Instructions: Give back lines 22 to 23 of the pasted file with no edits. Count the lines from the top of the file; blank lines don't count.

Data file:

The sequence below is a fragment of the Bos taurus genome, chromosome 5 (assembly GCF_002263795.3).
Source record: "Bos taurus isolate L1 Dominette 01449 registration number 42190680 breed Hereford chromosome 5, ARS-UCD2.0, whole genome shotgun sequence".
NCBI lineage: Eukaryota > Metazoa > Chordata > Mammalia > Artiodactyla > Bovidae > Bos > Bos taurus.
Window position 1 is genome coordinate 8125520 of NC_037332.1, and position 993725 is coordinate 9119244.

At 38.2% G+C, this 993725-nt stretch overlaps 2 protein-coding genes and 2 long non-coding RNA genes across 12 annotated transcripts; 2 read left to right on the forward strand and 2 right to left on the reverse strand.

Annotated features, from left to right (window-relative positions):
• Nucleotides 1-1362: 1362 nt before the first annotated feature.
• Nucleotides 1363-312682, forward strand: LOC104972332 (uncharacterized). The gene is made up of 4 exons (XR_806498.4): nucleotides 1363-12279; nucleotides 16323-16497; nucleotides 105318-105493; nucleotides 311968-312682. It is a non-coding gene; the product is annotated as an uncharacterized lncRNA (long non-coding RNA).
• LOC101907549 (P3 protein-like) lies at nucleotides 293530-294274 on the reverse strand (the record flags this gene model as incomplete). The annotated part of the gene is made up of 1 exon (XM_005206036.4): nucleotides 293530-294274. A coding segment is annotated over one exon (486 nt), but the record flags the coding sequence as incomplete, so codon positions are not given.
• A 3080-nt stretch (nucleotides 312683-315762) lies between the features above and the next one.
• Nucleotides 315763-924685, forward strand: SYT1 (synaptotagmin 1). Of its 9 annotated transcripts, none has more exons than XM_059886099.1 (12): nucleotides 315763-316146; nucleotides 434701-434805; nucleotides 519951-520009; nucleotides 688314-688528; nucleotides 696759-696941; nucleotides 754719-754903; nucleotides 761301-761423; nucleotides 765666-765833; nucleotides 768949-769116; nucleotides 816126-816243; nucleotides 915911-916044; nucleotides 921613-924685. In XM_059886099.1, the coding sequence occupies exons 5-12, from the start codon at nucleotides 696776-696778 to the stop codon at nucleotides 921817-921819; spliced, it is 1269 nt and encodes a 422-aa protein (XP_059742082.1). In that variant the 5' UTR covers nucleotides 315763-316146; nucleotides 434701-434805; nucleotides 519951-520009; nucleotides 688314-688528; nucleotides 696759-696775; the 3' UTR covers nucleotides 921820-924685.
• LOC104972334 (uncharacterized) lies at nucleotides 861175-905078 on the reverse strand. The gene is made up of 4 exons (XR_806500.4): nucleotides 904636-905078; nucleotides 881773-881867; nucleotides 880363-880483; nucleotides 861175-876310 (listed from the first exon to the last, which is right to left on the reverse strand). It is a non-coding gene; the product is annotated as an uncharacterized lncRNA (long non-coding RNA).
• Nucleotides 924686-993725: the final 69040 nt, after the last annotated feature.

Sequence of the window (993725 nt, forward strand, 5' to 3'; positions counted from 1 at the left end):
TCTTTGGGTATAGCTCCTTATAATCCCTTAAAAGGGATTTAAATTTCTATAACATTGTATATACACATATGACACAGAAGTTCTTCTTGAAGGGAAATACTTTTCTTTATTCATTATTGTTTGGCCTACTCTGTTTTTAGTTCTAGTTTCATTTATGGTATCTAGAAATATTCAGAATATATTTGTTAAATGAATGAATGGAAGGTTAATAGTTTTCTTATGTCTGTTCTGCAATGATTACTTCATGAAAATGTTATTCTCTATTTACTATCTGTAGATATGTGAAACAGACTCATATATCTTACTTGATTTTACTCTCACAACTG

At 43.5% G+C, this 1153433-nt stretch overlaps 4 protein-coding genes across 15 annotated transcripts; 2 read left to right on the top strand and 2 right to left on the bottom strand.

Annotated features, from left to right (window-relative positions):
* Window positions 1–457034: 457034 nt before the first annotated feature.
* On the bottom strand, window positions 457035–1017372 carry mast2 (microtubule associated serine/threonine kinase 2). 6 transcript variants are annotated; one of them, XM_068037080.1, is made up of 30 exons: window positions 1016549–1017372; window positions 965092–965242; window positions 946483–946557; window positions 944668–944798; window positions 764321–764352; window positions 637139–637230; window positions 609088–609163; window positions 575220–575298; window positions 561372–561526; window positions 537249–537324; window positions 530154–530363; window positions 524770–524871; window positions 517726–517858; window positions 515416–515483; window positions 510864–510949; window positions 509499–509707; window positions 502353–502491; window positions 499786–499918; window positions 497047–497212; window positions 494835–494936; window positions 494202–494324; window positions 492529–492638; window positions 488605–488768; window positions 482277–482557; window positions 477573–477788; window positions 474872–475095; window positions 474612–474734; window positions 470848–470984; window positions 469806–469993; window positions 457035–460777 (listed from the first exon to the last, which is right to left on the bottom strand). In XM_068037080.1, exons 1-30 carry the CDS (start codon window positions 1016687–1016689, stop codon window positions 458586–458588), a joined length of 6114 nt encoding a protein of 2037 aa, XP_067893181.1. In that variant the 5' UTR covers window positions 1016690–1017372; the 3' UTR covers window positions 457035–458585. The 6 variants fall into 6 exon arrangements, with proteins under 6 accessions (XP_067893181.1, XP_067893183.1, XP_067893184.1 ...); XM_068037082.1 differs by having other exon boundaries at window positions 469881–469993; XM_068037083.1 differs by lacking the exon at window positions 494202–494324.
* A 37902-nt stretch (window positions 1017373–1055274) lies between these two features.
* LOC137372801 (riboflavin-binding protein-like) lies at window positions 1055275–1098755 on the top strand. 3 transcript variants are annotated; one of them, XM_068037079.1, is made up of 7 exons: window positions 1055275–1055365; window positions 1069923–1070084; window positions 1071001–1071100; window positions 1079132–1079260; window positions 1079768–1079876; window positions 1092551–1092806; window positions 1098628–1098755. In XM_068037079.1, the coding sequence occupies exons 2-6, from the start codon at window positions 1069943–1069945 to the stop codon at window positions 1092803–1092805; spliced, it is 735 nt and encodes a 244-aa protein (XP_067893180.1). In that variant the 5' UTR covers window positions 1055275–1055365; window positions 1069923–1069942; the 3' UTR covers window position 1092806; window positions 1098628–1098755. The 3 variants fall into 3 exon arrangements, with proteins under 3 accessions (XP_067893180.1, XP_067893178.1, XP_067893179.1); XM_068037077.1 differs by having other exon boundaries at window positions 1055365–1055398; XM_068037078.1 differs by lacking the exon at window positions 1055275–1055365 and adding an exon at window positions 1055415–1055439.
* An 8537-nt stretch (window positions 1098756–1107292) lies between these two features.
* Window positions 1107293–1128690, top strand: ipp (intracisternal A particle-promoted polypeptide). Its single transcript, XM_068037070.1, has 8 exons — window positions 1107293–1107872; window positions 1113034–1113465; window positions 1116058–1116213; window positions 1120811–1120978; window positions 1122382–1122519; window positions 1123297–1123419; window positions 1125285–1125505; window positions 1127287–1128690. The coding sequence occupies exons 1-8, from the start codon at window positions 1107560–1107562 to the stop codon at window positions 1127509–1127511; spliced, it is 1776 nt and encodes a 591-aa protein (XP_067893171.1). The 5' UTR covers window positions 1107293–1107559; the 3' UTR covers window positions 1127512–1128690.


* An 8537-nt stretch (window positions 1098756–1107292) lies between these two features.
* Window positions 1107293–1128690, top strand: ipp (intracisternal A particle-promoted polypeptide). Its single transcript, XM_068037070.1, has 8 exons — window positions 1107293–1107872; window positions 1113034–1113465; window positions 1116058–1116213; window positions 1120811–1120978; window positions 1122382–1122519; window positions 1123297–1123419; window positions 1125285–1125505; window positions 1127287–1128690. The coding sequence occupies exons 1-8, from the start codon at window positions 1107560–1107562 to the stop codon at window positions 1127509–1127511; spliced, it is 1776 nt and encodes a 591-aa protein (XP_067893171.1). The 5' UTR covers window positions 1107293–1107559; the 3' UTR covers window positions 1127512–1128690.